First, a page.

Absolutely. Obviously, if you’re in the hospital, you’re not going to go back to the scene of the accident to take pictures. That can usually wait. But if you have a friend or relative that is able to go to the scene of the accident, take as many photos as you can.
Tips on taking photos:
- Take the pictures from every possible angle in a 360 degree circle.
- Take photos from high up to get a high view, and
- Take photos from low down, to get a ‘bird’s eye’ view of the scene.
- Make sure that when you look through the viewfinder you try to get in the street sign or traffic light involved.
- You must get a few wide shots to show where the location was in relation to other cars and roads. Simply getting a photo of a traffic light doesn’t help since it could be any traffic light, at any intersection.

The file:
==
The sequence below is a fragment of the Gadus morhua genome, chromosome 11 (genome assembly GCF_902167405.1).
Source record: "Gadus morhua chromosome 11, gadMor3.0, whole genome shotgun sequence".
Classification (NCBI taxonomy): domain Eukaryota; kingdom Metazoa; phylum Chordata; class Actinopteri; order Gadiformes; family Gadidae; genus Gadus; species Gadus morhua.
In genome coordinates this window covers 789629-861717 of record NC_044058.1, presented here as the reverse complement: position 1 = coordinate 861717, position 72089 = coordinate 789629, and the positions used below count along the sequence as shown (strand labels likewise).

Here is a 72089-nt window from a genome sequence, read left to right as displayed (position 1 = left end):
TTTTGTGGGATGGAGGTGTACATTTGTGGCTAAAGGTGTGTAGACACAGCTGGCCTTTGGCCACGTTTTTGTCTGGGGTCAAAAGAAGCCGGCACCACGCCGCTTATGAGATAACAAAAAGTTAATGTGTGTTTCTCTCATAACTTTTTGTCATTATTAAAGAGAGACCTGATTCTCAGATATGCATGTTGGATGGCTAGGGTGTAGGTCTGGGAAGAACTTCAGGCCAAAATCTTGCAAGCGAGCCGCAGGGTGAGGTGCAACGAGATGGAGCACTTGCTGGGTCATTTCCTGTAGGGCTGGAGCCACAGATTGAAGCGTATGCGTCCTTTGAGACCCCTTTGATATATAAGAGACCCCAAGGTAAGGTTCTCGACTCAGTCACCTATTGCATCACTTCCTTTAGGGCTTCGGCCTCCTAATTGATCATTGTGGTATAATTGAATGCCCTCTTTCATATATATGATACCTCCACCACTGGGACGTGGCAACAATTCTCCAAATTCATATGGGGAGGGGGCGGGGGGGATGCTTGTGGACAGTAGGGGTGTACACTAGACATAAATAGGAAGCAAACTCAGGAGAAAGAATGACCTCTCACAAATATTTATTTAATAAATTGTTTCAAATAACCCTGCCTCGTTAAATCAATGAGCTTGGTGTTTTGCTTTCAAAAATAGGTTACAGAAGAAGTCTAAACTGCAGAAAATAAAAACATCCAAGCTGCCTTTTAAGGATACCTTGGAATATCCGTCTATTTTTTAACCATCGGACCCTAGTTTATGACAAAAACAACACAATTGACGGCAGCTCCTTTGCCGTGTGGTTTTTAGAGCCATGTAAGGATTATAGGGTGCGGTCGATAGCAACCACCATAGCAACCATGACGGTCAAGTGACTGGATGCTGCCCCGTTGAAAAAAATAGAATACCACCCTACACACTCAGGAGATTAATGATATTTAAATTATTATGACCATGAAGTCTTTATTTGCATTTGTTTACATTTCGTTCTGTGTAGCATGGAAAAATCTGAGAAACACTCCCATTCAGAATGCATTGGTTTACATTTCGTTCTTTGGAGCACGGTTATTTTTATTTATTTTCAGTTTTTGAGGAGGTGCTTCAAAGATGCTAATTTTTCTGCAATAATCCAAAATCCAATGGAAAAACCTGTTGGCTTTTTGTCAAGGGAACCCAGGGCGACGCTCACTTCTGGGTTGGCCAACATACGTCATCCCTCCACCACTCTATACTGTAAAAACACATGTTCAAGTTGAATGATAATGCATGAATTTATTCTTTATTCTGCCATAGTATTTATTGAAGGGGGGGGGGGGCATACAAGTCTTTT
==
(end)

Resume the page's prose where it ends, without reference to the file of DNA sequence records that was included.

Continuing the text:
- If possible, make sure your camera as the date imprinted with the date the photo was taken. If your camera does not have this function, when you develop the photos, make sure you write the date the photos were taken on the back of the photos using a ball point pen or permanent marker. You’d be surprised how many people use markers or pens that smudge and ruin the photo underneath. If you're keeping the photos on your smart phone, write down the date they were tane somewhere and back up the photos on your computer or memory stick.
- If you are using a digital camera, do not make any alterations to the photographs when you print them out! Attach a note with the digital prints indicating the date the photos were taken, by whom, the type of camera, and the type of storage media you used (memory stick, etc.) Again, do not make any changes or alterations to digital photos of an accident scene. By following that simple instruction, you will save yourself considerable distress and agony, not to mention your credibility that could arise if you played around with the photograph in your digital editing program.